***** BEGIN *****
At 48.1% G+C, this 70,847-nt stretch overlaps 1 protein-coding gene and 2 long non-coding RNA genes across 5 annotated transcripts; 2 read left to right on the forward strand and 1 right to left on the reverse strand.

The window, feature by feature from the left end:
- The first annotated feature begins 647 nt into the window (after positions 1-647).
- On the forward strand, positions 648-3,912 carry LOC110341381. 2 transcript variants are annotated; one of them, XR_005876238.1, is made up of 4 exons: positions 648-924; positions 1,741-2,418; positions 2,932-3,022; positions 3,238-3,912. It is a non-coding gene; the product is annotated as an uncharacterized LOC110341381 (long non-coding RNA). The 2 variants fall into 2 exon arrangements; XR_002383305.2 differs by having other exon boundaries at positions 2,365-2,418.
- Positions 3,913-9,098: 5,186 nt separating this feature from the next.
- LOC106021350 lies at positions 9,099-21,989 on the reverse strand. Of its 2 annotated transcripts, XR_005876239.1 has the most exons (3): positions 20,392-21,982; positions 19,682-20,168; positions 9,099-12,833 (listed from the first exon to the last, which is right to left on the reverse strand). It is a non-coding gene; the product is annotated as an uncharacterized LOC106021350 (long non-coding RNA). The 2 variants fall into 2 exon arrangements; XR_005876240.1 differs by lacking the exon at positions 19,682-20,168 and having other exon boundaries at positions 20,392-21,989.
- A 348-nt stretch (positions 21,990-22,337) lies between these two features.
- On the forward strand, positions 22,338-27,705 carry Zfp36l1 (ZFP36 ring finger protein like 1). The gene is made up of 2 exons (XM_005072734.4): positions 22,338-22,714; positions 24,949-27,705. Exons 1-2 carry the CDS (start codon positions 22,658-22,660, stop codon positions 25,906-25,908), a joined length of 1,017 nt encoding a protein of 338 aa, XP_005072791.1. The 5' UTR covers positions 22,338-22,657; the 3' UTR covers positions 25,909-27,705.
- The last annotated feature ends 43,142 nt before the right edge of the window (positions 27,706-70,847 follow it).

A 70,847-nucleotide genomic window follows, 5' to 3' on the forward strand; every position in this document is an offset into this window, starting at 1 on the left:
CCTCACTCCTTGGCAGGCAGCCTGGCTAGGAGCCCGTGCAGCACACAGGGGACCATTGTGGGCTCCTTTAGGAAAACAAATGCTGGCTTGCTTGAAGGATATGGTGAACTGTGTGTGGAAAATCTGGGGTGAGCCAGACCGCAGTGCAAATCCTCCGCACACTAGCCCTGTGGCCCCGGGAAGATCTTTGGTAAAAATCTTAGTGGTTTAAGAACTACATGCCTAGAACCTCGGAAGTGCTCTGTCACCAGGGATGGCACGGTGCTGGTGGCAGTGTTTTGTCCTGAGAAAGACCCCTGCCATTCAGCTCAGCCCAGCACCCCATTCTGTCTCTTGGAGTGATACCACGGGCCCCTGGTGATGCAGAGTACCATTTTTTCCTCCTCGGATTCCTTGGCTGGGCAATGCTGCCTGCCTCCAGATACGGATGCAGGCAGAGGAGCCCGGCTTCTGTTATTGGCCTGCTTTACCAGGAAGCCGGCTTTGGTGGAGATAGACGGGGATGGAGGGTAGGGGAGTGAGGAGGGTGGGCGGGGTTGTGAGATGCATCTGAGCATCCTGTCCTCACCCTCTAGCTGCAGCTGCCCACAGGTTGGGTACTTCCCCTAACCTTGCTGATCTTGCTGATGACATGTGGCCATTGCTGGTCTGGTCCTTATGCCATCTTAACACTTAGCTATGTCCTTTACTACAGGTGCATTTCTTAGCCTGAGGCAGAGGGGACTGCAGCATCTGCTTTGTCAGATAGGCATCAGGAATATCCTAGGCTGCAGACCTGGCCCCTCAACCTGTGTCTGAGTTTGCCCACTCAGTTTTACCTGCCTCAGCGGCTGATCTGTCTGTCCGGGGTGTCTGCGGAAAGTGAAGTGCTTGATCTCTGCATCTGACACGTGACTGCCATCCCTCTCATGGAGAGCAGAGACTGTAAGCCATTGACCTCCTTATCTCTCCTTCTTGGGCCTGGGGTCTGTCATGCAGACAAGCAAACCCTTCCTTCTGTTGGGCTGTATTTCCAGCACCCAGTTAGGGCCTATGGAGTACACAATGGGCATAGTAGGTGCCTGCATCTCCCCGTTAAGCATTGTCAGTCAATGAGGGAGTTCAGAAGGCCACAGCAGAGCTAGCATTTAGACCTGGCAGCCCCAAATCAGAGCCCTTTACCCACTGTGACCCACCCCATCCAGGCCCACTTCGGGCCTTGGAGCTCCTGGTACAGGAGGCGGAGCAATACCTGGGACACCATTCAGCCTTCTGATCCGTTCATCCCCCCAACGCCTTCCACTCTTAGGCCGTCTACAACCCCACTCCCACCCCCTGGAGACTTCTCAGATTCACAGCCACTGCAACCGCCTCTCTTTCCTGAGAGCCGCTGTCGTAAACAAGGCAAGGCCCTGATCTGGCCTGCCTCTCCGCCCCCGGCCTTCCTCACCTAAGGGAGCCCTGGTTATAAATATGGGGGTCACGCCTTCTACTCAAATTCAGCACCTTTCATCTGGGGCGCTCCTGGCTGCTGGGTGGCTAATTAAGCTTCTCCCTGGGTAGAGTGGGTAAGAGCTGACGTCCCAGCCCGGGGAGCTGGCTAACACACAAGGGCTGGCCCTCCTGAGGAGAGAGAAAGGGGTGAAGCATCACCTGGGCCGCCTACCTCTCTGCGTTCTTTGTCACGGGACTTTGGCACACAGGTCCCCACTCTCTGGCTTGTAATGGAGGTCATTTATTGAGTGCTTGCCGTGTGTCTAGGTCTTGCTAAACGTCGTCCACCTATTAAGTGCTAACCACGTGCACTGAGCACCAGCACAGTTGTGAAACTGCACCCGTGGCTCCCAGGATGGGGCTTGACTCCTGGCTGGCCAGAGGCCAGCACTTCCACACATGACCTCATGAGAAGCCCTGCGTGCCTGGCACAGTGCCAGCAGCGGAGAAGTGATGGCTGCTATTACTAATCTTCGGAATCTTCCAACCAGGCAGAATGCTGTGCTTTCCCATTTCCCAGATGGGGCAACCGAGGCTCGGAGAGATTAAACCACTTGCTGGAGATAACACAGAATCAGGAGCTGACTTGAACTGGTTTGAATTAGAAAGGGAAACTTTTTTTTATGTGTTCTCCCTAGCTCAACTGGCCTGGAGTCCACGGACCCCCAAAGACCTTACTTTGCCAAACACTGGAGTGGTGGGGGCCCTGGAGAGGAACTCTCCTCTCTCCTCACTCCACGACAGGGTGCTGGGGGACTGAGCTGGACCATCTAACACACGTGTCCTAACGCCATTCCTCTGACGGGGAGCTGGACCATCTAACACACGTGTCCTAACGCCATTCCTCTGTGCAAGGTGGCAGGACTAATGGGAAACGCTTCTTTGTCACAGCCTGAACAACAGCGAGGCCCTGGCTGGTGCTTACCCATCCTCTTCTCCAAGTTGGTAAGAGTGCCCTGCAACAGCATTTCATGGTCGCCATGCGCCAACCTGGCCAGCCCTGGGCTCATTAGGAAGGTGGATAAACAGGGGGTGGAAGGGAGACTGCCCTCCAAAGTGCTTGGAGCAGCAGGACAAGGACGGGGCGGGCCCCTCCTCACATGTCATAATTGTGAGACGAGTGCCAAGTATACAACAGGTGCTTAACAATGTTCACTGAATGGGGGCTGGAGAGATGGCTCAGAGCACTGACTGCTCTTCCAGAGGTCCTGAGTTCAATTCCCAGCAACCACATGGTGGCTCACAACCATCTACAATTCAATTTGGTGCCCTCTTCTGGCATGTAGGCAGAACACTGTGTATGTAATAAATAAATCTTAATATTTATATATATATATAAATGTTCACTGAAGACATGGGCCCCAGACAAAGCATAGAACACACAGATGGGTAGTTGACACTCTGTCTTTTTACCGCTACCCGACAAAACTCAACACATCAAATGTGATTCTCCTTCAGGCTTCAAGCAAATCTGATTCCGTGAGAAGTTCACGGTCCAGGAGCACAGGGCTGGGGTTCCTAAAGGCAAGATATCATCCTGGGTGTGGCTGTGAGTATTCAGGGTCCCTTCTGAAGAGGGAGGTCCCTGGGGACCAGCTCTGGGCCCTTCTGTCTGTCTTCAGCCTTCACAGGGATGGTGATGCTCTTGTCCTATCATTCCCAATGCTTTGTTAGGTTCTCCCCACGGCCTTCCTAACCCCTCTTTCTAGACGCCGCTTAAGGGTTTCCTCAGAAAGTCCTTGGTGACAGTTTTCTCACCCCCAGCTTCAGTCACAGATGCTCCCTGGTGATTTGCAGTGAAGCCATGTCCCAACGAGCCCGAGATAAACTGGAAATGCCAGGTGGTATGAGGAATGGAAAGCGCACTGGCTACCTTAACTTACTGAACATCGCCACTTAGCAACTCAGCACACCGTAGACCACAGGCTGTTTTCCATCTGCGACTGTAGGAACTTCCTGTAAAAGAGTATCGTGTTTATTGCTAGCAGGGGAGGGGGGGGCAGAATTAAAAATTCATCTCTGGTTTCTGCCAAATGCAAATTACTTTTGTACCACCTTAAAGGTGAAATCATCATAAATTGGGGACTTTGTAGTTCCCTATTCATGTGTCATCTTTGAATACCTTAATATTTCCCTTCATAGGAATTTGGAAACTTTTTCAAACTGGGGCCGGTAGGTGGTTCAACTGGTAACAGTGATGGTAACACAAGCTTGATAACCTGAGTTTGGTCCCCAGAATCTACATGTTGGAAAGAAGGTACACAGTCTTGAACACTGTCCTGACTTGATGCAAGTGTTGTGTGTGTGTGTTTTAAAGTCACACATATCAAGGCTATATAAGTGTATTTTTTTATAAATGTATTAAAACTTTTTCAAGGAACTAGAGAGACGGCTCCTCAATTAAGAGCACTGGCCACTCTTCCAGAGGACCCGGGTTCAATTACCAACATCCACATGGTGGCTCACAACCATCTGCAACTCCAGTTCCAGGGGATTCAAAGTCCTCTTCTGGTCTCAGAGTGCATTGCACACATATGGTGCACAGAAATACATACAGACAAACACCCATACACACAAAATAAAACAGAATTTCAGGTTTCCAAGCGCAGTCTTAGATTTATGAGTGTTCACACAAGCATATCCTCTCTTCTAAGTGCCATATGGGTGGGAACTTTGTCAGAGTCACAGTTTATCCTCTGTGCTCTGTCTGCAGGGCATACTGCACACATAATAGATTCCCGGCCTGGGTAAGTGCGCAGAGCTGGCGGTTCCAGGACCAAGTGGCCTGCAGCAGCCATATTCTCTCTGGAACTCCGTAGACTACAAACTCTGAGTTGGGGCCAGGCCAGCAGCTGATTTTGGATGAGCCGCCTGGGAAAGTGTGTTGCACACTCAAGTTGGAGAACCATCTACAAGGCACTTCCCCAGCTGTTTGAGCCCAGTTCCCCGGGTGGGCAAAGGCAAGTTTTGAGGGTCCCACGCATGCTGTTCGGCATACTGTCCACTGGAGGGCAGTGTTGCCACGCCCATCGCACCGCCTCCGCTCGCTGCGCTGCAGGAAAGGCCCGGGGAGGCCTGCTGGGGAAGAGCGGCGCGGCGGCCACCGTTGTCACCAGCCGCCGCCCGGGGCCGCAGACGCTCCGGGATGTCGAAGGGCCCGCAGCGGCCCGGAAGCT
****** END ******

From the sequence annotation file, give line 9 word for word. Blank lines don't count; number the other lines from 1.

- The last annotated feature ends 43,142 nt before the right edge of the window (positions 27,706-70,847 follow it).